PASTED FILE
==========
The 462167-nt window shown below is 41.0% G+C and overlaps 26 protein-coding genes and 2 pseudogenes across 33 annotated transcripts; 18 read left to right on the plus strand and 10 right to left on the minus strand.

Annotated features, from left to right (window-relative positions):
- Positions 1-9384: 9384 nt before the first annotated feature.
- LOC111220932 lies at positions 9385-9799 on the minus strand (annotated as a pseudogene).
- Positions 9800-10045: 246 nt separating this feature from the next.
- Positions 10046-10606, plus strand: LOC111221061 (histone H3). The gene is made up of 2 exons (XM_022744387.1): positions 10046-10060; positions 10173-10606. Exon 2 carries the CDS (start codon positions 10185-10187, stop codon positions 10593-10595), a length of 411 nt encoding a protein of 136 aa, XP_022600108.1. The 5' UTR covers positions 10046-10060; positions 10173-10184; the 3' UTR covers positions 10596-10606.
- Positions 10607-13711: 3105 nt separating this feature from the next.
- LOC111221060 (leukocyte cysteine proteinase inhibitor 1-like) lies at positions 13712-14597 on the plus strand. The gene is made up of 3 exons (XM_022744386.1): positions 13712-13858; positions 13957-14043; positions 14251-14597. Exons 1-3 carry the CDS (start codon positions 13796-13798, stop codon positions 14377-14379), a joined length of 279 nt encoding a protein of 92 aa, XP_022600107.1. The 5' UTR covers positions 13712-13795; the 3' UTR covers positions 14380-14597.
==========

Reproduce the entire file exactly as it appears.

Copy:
The 462167-nt window shown below is 41.0% G+C and overlaps 26 protein-coding genes and 2 pseudogenes across 33 annotated transcripts; 18 read left to right on the plus strand and 10 right to left on the minus strand.

Annotated features, from left to right (window-relative positions):
- Positions 1-9384: 9384 nt before the first annotated feature.
- LOC111220932 lies at positions 9385-9799 on the minus strand (annotated as a pseudogene).
- Positions 9800-10045: 246 nt separating this feature from the next.
- Positions 10046-10606, plus strand: LOC111221061 (histone H3). The gene is made up of 2 exons (XM_022744387.1): positions 10046-10060; positions 10173-10606. Exon 2 carries the CDS (start codon positions 10185-10187, stop codon positions 10593-10595), a length of 411 nt encoding a protein of 136 aa, XP_022600108.1. The 5' UTR covers positions 10046-10060; positions 10173-10184; the 3' UTR covers positions 10596-10606.
- Positions 10607-13711: 3105 nt separating this feature from the next.
- LOC111221060 (leukocyte cysteine proteinase inhibitor 1-like) lies at positions 13712-14597 on the plus strand. The gene is made up of 3 exons (XM_022744386.1): positions 13712-13858; positions 13957-14043; positions 14251-14597. Exons 1-3 carry the CDS (start codon positions 13796-13798, stop codon positions 14377-14379), a joined length of 279 nt encoding a protein of 92 aa, XP_022600107.1. The 5' UTR covers positions 13712-13795; the 3' UTR covers positions 14380-14597.